Image: Kirt Walker, CEO and Gale King, executive vice president and chief administrative officer at Nationwide.
Amid all these efforts, the experience of Black employees at Nationwide improved markedly in 2020. Trust Index scores for Black employees rose 9 percentage points, such that 92% of Black employees now say it’s a great place to work.
For comparison, at the average U.S. workplace, just 49% of employees across demographic groups say theirs is a great place to work. Nationwide’s Black employee scores on the question of whether “my work has special meaning” rose a remarkable 16 points, to 90%.
Gale says the increases reflect the way Nationwide amplified its longstanding commitments on issues of racial justice. “They didn’t see many of their peers’ companies doing what we did,” Gale says. “We accelerated our work in support of social justice, building on a foundation that has existed for decades.”
Capital One employees heap praise on their benevolent workplace
Credit card provider and financial services firm Capital One stood out in 2020 for putting its money where its mouth – and mission – is.
Capital One says it’s “on a mission to change banking for good,” and employees rallied around the company’s extensive support of communities last year.
In March, for example, the company announced a $50-million donation to long-standing non-profit partners struggling to pursue their core missions in the face of the COVID-19 pandemic.
Image: A Capital One software engineer, whose experience with Open Source Medical Supplies helped enable a community response to a plastic face mask shortage at local hospitals
What’s more, the company launched the Capital One Impact Initiative – a $200-million multi-year commitment to spur economic growth in low- and moderate-income communities and close gaps in equity and opportunity.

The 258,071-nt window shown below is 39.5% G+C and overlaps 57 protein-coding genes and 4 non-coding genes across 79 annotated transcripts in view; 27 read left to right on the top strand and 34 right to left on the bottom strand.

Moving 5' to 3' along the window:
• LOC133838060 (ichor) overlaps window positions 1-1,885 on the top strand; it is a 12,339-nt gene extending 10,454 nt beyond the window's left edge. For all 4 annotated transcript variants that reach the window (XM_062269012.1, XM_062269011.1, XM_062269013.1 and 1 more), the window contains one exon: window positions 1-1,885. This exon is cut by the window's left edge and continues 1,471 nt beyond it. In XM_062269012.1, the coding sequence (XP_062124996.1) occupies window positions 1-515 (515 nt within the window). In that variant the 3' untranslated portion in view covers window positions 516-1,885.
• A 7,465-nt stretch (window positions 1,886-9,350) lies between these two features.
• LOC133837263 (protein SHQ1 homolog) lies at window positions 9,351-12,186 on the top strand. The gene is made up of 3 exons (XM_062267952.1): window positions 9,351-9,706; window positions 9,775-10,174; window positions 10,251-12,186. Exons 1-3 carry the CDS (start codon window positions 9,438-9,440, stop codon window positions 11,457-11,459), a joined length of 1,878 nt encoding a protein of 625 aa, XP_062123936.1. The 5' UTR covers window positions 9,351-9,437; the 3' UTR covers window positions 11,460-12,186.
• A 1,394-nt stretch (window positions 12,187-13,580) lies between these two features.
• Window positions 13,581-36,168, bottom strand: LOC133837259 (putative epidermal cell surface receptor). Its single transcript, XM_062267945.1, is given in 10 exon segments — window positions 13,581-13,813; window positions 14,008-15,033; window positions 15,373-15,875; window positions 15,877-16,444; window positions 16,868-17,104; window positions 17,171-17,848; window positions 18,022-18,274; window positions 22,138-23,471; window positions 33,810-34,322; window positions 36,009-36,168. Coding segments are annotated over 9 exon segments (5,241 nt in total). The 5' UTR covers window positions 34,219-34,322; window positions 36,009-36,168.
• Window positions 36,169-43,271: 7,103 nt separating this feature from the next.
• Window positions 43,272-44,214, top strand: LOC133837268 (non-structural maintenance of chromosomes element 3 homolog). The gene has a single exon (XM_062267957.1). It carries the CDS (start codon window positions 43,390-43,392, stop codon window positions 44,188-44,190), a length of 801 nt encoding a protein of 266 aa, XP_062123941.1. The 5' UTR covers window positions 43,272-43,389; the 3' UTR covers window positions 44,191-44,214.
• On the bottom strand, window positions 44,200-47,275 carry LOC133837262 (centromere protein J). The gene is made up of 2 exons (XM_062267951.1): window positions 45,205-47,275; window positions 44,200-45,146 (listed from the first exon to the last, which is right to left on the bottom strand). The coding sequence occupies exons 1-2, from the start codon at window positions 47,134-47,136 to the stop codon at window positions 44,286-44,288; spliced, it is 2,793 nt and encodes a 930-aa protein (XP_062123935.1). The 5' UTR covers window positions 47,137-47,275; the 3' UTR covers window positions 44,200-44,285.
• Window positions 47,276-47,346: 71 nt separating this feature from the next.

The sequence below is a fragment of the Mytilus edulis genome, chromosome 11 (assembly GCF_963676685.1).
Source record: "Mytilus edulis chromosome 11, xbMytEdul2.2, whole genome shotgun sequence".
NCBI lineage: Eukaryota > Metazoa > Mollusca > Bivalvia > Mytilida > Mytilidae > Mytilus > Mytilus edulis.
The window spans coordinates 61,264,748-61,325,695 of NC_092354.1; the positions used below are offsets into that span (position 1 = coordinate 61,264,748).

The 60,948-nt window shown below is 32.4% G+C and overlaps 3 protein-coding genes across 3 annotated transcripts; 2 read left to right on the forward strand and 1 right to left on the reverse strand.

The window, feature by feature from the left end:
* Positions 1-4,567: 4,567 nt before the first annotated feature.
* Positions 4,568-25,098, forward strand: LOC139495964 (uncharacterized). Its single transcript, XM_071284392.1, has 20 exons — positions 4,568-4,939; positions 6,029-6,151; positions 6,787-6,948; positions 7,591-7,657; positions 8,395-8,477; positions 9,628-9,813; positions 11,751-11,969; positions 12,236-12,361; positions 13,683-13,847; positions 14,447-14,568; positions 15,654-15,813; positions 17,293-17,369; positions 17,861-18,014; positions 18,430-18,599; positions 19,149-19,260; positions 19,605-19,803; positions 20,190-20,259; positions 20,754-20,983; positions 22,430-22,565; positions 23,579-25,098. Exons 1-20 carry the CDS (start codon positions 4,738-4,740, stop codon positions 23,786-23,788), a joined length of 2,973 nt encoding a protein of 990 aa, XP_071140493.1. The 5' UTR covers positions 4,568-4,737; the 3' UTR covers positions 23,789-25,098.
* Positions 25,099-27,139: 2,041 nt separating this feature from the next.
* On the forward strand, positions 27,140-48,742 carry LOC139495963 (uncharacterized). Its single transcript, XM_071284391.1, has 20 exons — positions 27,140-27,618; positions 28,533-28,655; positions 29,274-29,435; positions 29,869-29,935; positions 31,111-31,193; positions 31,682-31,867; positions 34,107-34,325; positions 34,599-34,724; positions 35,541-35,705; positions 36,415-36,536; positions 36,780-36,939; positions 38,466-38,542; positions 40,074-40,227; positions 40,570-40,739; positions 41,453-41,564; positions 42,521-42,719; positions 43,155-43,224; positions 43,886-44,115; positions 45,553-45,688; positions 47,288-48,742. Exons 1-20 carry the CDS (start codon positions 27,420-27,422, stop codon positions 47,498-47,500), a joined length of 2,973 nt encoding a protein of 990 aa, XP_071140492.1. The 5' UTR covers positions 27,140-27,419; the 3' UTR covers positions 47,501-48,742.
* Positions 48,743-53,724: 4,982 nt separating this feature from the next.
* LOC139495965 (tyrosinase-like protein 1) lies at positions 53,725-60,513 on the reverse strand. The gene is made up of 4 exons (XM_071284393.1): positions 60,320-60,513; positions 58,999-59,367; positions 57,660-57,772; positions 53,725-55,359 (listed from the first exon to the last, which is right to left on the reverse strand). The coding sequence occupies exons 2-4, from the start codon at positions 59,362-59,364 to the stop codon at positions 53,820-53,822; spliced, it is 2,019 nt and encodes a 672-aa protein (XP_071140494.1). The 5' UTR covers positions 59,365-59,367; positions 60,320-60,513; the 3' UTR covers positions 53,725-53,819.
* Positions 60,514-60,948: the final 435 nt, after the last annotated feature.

Amid these philanthropic gifts, employees repeatedly used the word “community” in their survey responses when telling Great Place to Work what makes Capital One’s culture great.
One Capital One employee told us: “They don't just give corporate grants to the community, they also serve. For example, during [the] COVID crisis, a local homeless shelter was in need of support. The company and associates made lunches every Tuesday, wrote notes of encouragement, and donated paper products. They put their money, time and effort into being a great community partner and in the end, that makes associates proud to work for the company.”
Pitching in and employee pride
Meghan Welch, executive vice president of human resources and chief diversity, inclusion & belonging officer at Capital One, agreed that all the giving back boosted pride among employees, who also stepped up their community service.
“Our associates’ sense of purpose grew as we reimagined how we served customers at a time when our communities were feeling the effects of the COVID-19 pandemic, the economic downturn due to job loss and the global call for racial justice,” Meghan said.
“As our teams worked hard to keep our communities safe, we were heartened to see associates, contractors and partners come together to take swift action to help others. Whether that be through making donations to homeless shelters or our work to bridge the digital access gap and provide laptops for children, our associates plugged into their communities to create a positive impact.”
Another Capital One employee stressed their pride at the way the company responded to the Black Lives Matter protests in the wake of George Floyd’s killing:
“We're often bringing outside conversations to our workplace. Currently with the BLM movement especially. I often feel like we're on the right side of history and that gives me hope as we're such a large company with potential for community impact.”
How does your company stack up on giving back?
Is your company also excelling when it comes to community service in these difficult times? Are you seeking tools and guidance for raising your giving-back game?